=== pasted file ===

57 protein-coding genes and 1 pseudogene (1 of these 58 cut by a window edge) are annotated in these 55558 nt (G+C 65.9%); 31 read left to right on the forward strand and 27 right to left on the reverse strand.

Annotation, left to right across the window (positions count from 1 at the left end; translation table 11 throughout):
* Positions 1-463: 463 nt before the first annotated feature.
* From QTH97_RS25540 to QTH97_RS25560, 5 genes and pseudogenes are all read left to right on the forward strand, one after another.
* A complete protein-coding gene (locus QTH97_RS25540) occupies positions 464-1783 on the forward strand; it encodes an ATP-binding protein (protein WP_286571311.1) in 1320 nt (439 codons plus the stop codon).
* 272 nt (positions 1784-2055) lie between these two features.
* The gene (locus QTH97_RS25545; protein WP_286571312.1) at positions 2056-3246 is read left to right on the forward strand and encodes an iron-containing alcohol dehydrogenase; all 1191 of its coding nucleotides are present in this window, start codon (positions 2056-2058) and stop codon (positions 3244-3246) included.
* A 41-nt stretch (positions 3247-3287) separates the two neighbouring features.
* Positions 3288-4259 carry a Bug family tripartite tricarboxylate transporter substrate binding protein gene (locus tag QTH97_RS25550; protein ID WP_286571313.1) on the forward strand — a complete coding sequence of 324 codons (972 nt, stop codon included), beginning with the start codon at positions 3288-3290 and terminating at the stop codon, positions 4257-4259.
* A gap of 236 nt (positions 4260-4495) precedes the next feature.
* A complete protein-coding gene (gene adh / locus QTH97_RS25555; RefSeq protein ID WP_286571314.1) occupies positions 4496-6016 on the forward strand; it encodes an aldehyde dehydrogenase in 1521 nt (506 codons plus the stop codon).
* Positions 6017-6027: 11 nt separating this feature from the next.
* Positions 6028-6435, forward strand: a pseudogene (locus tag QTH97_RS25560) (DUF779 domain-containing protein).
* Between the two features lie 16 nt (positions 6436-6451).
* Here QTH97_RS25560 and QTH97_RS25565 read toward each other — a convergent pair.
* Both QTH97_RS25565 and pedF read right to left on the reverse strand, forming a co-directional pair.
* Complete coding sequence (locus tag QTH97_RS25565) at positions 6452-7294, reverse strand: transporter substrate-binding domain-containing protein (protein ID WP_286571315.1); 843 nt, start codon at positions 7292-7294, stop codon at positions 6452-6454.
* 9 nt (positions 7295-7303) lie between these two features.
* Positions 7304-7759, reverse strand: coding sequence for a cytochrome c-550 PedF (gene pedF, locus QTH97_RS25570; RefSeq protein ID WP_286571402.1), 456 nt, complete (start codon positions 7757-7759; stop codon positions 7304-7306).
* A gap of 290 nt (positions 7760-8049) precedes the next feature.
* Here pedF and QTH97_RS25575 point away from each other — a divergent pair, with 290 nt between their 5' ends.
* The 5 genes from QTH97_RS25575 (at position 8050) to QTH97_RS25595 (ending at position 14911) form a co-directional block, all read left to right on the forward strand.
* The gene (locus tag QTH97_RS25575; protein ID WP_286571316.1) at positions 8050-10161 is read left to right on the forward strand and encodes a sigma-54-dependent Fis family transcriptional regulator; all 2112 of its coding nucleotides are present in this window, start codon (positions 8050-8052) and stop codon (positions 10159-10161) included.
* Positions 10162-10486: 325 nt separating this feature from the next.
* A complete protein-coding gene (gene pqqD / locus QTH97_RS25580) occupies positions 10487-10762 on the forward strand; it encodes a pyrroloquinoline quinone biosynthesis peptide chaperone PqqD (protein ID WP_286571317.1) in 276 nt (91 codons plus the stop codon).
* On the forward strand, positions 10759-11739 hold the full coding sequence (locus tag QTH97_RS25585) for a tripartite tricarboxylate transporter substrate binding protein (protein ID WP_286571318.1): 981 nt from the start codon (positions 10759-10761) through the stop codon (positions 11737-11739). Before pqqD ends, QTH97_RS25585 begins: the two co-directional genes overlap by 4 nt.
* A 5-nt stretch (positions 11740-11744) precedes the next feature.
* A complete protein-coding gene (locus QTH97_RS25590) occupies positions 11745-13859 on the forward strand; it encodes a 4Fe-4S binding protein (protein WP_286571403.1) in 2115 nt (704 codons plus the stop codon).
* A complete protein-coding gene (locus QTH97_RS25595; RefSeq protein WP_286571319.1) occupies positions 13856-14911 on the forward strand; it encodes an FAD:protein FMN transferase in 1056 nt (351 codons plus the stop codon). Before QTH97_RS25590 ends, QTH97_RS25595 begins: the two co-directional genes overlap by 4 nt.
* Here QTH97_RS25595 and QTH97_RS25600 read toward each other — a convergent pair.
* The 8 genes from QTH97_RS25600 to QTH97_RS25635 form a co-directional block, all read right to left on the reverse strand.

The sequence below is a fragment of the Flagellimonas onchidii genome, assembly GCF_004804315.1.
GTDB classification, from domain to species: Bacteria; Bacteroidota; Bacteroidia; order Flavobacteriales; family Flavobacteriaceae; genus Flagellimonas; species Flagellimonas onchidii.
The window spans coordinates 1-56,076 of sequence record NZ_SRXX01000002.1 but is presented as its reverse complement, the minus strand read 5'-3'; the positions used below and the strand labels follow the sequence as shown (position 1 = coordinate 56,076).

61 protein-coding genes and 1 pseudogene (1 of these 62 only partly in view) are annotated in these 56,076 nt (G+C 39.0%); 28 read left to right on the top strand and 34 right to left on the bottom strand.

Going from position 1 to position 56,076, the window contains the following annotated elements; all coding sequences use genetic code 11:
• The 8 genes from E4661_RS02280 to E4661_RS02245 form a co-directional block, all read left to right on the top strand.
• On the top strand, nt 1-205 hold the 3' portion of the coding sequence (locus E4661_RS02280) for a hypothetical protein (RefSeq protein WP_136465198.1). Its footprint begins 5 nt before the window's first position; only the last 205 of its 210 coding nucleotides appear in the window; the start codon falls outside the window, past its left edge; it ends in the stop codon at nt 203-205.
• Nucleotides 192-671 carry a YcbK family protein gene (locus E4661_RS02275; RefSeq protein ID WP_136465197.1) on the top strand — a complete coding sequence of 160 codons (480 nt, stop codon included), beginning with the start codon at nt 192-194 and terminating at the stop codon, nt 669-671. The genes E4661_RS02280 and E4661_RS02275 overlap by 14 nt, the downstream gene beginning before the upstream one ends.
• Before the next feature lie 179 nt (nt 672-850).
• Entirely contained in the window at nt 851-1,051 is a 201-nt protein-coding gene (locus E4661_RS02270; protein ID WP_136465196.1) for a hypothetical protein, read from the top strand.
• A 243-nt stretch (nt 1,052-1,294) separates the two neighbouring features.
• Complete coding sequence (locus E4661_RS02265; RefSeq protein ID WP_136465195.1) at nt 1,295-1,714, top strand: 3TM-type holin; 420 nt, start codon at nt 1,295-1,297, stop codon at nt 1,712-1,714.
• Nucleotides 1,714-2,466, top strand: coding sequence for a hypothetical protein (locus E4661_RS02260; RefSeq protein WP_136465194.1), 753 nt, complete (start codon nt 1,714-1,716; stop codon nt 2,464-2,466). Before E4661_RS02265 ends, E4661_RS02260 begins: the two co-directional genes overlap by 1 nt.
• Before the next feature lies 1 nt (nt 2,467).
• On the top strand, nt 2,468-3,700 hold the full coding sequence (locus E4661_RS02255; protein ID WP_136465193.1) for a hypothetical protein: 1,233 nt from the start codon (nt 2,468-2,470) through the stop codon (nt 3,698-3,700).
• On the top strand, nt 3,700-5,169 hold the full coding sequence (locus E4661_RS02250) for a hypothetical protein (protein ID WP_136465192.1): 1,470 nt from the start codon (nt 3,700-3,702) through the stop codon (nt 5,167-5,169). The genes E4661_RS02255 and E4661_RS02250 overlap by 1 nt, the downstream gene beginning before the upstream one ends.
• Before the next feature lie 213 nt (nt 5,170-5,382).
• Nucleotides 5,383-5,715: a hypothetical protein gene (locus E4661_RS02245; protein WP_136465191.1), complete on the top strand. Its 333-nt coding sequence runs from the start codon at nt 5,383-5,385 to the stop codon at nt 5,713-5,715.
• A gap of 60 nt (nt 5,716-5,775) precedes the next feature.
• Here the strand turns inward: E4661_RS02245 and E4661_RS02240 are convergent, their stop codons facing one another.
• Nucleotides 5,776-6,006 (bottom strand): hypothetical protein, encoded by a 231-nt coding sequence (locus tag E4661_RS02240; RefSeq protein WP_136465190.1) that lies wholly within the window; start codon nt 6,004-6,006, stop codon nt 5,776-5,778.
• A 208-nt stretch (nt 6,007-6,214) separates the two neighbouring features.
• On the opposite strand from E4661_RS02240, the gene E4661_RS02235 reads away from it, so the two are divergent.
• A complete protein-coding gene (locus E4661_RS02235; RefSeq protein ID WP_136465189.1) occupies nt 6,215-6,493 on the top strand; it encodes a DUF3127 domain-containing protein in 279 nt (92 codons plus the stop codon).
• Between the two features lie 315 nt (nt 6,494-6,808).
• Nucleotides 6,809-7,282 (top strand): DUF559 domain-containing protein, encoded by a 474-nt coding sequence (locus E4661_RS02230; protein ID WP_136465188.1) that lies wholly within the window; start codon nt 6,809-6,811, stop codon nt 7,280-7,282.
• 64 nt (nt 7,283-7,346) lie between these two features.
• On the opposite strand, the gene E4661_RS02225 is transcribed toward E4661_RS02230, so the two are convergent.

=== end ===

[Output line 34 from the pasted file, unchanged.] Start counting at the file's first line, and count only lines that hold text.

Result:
The window spans coordinates 1-56,076 of sequence record NZ_SRXX01000002.1 but is presented as its reverse complement, the minus strand read 5'-3'; the positions used below and the strand labels follow the sequence as shown (position 1 = coordinate 56,076).